What's something you’ve learned now about love or marriage that you didn't know before?

That it's not supposed to be perfect. I was always under this impression that you get married when everything is perfect and you have everything figured out already but I've learned things will never be perfect because you never have everything all figured out. We're two different people, I don't think like my wife and she doesn't think like me. She's into certain things that I'm not into and likewise for me. And as we change, as we get older, so does the marriage—the relationship. And it's either going to change for the better if you're growing together or it's going to change for the worst if you're not, but it's never going to be what you want it to be. It's always going to be what it's supposed to be for you. That just makes more room for growth; you always have to know what you're fighting for. It won't be perfect and that's okay because now you know you're still working for something.

"I was always under this impression that you get married when everything is perfect and you have everything figured out already but I've learned things will never be perfect because you never have everything all figured out. We're two different people, I don't think like my wife and she doesn't think like me."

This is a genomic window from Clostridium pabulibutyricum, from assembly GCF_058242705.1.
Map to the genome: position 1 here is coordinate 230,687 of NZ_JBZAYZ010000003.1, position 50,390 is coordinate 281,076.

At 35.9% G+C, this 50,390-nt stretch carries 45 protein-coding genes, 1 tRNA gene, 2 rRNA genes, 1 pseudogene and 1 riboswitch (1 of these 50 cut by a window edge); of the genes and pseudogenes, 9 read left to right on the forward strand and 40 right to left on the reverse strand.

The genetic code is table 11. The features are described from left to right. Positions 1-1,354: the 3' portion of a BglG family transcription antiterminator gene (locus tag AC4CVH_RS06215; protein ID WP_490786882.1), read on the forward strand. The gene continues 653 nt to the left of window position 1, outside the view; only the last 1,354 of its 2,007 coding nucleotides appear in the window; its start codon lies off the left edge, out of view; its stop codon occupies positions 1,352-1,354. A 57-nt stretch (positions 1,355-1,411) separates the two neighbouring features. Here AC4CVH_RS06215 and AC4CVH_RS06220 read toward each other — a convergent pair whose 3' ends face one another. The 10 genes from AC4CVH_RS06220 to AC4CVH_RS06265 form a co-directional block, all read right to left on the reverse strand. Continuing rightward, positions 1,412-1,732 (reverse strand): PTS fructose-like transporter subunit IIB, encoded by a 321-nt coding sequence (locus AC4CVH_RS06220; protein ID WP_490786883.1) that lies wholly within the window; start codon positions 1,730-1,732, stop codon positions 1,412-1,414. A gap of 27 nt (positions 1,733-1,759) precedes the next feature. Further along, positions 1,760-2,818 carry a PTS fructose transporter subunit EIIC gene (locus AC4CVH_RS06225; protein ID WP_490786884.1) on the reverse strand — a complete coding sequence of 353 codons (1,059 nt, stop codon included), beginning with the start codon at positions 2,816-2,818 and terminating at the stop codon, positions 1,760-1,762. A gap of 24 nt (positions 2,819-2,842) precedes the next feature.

Last thing, what's the biggest difference between the Adrian at the beginning of your career and relationship and the Adrian now?

The Adrian at the beginning was more susceptible and open for outsiders to come in and direct. But now, I'm in this zone where I understand me, I understand everything around me. I understand why things have happened and do happen the way they do. I am very in tune with my spirituality and everything that has to do with me; there are no more questions now. Before, when I was younger, there was a lot of 'Should I be doing this, should I be doing that?' But now I'm completely living in the now; I'm exactly where I'm supposed to be, doing exactly what I'm supposed to be doing. I'm not doing what I'm not supposed to be doing, I'm with who I'm supposed to be with. I'm able to be Adrian Marcel, give my passion the full time and energy [it deserves], but at the same time, make sure that the career doesn't affect my wife and my kids and how they think and feel. And that's the only way for me to succeed the way I know I'm meant to.

98TH is available to stream everywhere now and to keep up with Adrian, be sure to follow him on Instagram @AdrianMarcel.

Featured image by @myles_standish.

ACLU By ACLUSponsored

Over the past four years, we grew accustomed to a regular barrage of blatant, segregationist-style racism from the White House. Donald Trump tweeted that “the Squad," four Democratic Congresswomen who are Black, Latinx, and South Asian, should “go back" to the “corrupt" countries they came from; that same year, he called Elizabeth Warren “Pocahontas," mocking her belief that she might be descended from Native American ancestors.